Payday loans ‘need more regulation’

The government should introduce more regulation to prevent creditors who issue payday loans exploiting the financial difficulties of customers to make…

The government should introduce more regulation to prevent creditors who issue payday loans exploiting the financial difficulties of customers to make more money, a debt expert has said.

This is the view of Georgina Earle from the Release Money Group, who is also a director of Women in Debt.

She said: "We are consumers that abuse lending, but also our creditors are unscrupulous in lending.

"Payday lenders make more money when you do fall behind. I am hoping the government are going to introduce some regulation into the payday lending market."

Ms Earle acknowledged that consumers have often been unwise in the way they have budgeted in the past, with an approach "based on plastic, based on bailing ourselves out with equity in our property".

However, she noted this is now impossible as people have zero or negative equity and argued it now makes sense not to pile up more borrowing.

That may particularly apply to payday loans, which charge high rates of interest to begin with and come with extra charges, penalties and rolled-over interest when those taking them out fail to pay them all back on time.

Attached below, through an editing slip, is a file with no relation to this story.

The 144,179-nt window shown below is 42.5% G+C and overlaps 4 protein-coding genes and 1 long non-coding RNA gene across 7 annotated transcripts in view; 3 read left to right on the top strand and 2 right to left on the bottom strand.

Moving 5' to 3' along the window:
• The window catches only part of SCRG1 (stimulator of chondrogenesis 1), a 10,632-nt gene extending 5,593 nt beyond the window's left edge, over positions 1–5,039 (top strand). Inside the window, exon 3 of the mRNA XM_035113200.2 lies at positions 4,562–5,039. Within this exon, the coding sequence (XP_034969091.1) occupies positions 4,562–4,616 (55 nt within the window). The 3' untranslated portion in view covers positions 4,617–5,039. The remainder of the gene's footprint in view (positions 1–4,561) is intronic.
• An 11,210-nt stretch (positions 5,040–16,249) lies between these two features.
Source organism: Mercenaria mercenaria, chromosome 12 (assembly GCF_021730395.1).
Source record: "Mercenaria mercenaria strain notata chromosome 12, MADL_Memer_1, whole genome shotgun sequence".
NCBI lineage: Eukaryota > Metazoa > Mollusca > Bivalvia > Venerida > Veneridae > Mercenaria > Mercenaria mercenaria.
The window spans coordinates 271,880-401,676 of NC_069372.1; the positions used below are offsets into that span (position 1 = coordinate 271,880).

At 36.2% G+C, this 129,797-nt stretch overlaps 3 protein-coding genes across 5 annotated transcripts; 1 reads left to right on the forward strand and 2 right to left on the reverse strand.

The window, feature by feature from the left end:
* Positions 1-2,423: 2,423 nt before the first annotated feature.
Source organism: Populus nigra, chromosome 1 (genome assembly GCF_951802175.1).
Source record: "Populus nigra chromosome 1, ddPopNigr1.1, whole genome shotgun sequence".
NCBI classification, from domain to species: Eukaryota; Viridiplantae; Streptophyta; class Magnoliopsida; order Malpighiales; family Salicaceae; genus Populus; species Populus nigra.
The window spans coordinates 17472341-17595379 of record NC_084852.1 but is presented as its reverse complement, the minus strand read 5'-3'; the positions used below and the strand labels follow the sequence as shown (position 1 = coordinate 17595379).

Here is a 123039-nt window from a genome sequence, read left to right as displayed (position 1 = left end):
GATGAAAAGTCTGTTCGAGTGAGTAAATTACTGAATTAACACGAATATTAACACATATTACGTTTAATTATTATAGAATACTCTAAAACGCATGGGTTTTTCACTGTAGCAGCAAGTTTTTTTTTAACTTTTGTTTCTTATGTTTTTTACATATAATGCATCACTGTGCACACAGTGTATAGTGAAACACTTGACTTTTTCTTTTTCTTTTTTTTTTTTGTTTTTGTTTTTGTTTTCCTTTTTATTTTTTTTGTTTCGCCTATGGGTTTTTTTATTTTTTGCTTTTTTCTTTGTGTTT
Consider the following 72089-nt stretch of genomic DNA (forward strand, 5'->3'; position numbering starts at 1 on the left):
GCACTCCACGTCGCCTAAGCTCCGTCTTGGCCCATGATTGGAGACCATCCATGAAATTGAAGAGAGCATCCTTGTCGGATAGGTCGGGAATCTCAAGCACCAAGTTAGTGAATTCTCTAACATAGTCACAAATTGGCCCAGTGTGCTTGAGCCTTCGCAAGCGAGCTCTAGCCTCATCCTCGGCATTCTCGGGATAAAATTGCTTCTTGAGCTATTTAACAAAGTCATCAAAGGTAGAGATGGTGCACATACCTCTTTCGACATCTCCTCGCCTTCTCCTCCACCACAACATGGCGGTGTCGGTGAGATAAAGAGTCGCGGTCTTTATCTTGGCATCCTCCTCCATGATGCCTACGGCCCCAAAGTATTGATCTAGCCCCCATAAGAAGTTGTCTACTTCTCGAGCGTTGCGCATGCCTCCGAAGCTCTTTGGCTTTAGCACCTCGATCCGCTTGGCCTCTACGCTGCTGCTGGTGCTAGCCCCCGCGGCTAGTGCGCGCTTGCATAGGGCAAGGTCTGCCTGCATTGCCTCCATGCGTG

It means those who may be least able to cope with such borrowing end up accumulating the highest levels of debt.

One result of this is an increase in the number of people going bankrupt, taking on an individual voluntary arrangement (IVA) or having a debt management plan.

New regulation may help to reduce the number of people getting into such deep trouble after taking out payday loans.

Measures ministers could choose to introduce might include limits on the amount people can borrow or the number of loans they can take in a year.

Alternatively, statutory caps could be put in place to restrict the levels of interest such borrowers can charge or the number of penalties they can impose.

People pushed into personal insolvency by their debts now tend to take an IVA rather than opting for bankruptcies.

Insolvency Service figures for the second quarter of 2012 showed there were 11,346 IVAs, compared with 8,088 bankruptcy orders.

By Joe White

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